I know the blog title is pretty clickbaity, and for that I sincerely apologise. This is a subject that’s pretty near and dear to my heart though, so I thought I’d dedicate a post to what options we have for protecting the contents of VMs from the fabric on which they run in Hyper-V, Azure, and Azure Stack. I’m particularly passionate about this subject as I’ve worked at hosting providers for the past decade or so, and so protecting and ensuring availability of customer workloads is pretty much my raison d’être.
Before we touch on practical steps we can take today, we need some positional work to set context.
Here is a representation of some of the key places we can deploy workloads, the hardware they live on, their management experience, and the built-in options we have for securing workloads against malicious admins or compromised credentials. You’ll note that there is a hole in there today.
Shielded VMs in Hyper-V 2016 are just awesome – a fantastic way to rigorously protect your VM estate both in single and multi-tenanted environments, and I’ve previously blogged and spoken quite extensively publicly about the benefits you can achieve through this feature, as well as with just about every customer I’ve met with in the last year and a half.
Secure Enclaves in Azure through Azure Confidential Computing are similarly awesome, and achieve many of the same benefits for VMs running in Azure, however architecturally they are completely different from Shielded VMs.
Each of these features is dependent on trust rooted in their hardware – this is critical to each model being able to achieve its goals, trust cannot be with an individual, it must be in the physical hardware.
So then if we look back to our diagram above, we can immediately see the problem we are faced with! Azure Stack has a stated design goal, which I completely agree with, to be consistent with Azure. If a feature is not available in Azure then it won’t be brought into Stack. This is a line in the sand that I stand 100% behind as consistency should absolutely be the key here.
That being the case though, unless Shielded VMs as a feature come to Azure, they won’t be brought forward from Hyper-V 2016 to Azure Stack, and until the Azure Stack hardware can support Azure Confidential Computing’s Secure Enclaves, that feature cannot be brought back from Azure to Stack.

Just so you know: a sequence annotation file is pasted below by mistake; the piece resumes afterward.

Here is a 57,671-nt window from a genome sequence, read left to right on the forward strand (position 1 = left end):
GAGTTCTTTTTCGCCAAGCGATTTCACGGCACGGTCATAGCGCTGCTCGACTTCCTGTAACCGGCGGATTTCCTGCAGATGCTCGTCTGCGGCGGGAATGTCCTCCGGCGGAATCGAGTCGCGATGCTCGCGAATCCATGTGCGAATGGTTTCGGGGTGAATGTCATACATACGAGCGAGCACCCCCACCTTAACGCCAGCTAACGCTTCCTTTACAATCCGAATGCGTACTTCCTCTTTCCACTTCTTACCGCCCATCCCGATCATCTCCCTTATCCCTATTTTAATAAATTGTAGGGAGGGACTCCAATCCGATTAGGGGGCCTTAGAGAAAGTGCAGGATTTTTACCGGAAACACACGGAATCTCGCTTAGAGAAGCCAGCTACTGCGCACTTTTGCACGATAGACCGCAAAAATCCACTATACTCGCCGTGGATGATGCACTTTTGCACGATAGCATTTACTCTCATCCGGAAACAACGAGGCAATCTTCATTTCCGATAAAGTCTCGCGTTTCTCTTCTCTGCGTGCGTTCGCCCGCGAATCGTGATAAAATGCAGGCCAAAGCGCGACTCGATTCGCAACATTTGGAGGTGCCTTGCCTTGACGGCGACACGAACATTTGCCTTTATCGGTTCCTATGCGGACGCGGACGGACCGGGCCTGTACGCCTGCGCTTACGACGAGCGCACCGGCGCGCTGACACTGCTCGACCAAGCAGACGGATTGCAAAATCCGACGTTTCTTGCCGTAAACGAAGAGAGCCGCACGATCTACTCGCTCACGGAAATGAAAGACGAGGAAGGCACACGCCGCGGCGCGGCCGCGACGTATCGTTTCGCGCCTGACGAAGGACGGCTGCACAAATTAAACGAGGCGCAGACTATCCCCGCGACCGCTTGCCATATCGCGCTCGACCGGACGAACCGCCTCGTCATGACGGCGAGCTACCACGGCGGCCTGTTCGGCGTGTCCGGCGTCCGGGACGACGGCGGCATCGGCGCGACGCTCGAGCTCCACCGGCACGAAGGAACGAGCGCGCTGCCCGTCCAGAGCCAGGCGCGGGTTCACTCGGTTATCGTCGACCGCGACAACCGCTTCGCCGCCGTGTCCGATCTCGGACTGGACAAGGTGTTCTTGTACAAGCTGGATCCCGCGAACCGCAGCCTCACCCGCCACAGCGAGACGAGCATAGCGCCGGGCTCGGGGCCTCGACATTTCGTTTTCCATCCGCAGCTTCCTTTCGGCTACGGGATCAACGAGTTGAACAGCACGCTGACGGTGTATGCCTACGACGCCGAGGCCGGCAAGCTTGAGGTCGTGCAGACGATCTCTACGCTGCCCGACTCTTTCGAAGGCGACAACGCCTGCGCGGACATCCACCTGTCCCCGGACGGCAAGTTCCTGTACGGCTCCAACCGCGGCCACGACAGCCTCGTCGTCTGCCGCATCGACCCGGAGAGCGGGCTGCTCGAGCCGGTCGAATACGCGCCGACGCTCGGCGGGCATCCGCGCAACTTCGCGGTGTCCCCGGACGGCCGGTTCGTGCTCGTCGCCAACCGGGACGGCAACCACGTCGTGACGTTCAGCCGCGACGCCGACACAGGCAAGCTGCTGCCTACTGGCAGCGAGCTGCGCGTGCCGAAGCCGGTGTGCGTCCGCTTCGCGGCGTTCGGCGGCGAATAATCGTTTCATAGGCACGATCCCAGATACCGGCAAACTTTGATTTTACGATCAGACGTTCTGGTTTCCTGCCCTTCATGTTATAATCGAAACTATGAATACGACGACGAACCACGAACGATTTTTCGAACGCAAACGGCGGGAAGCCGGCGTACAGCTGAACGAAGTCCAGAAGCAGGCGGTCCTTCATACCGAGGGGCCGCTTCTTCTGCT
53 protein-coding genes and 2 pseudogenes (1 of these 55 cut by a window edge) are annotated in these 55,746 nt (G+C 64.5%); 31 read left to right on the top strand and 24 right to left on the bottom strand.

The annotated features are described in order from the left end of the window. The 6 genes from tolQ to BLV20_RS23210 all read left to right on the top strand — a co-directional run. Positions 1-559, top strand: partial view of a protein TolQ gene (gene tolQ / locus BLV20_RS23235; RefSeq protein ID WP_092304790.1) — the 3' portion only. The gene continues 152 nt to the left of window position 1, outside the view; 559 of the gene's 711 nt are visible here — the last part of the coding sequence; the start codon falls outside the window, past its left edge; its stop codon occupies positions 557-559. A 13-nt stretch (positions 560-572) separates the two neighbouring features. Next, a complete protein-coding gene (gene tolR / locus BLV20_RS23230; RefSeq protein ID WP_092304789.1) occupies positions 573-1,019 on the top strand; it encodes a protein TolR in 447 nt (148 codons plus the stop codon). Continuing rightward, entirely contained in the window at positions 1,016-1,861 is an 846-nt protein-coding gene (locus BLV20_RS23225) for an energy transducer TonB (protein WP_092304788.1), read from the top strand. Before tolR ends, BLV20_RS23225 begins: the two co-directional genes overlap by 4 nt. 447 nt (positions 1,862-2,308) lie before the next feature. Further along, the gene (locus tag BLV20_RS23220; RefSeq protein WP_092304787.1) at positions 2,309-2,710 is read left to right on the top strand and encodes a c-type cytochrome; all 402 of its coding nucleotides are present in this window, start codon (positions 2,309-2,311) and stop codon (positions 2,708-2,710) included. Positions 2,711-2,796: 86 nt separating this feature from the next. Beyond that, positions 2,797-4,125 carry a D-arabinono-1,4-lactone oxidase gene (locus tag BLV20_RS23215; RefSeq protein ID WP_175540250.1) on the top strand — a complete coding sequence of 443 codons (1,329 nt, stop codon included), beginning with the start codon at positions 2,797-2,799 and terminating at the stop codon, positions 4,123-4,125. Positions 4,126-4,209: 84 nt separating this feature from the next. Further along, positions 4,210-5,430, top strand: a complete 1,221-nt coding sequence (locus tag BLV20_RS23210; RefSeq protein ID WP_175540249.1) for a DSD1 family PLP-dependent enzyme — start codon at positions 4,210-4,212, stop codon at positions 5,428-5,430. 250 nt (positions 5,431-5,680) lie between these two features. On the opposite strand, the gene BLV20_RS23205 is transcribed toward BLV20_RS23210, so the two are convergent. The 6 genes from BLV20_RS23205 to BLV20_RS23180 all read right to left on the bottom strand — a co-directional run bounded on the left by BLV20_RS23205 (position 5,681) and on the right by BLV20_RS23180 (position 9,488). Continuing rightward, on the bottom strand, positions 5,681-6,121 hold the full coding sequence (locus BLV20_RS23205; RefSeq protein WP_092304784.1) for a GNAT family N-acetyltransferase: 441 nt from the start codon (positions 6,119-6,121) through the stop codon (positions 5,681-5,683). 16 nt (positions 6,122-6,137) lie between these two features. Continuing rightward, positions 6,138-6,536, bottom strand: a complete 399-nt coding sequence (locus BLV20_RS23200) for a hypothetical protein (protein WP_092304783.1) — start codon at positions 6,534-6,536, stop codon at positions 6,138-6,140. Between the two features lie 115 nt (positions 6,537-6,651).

It leaves us in this really weird position where both Hyper-V and Azure are able to provide a higher level of assurance than Azure Stack can for VM workloads, despite Azure Stack inheriting many of the benefits of the Hyper-V 2016 Guarded Fabric that I cover off in this blog. In fact, pretty much everything other than VM Shielding is in there right now.
It’s important to note that the level of assurance provided by VM Shielding and Azure Confidential Computing outstrips anything else in the hypervisor or cloud space, so Azure Stack isn’t in any way behind other parts of the industry, only its peers in Microsoft-land.
Some may question the need to protect VMs from compromised fabric credentials, when Azure Stack is delivered as an appliance which is locked down and makes extensive use of Just in Time and Just Enough Administration to remove admin exposure to the physical hardware and hypervisor. I would pose the same question of Azure though, where Secure Enclaves are provided – assurance isn’t all about protecting against the likely, or the maybe possible, but sometimes the only slightly potentially possible. Assurance is about showing that you will go to the nth degree to protect your customer workloads in any eventuality, as trust once broken can be extremely hard to regain.
So how then can we work around this in the interim, and provide that absolute rigour and assurance offered in both Azure and Hyper-V 2016 to Azure Stack? The answer, it turns out, is quite simple.
Firstly, the option exists to make use of Dell EMC CloudLink SecureVM, an Azure Stack validated solution to enable many of the protections offered by Hyper-V 2016’s VM Shielding feature at the VM level. When combined with the Guarded Fabric infrastructure features which Azure Stack does inherit from Hyper-V, this goes a huge way towards plugging that gap within Azure Stack.
That said, I’ve always been quite vehemently outspoken about the fact that not all VMs should be Shielded in this way by default – this is a technology which exists to protect sensitive workloads, not every workload, as there is both a resource and management overhead associated. Domain Controllers, finance data, HR data, IPR, these are the sorts of workloads which should be appropriately protected, anything which holds the keys to your proverbial kingdom.
This being the case then, such workloads don’t have to reside within the Azure Stack infrastructure itself, they only have to be managed by Azure Stack, and for that we have the WAP Connector for Azure Stack. Shielded workloads can indeed run alongside and be managed by Azure Stack… soon. This is by no means a perfect solution, and while this is in no way a deal breaker for most, and while Dell EMC gallantly step in for now, I sincerely hope that the gap in the image above is filled in natively some day.
This does open up a question for a whole other blog though… What workloads should you run within your Azure Stack environment? One thing has become abundantly clear to me over the last couple of years working deeply in these technologies, Hyper-V 2016 and Azure Stack are deeply symbiotic, and the best architected solutions around Stack will make appropriate use of both to give the best mix of cloud consistency, resiliency, security, performance, and cost possible.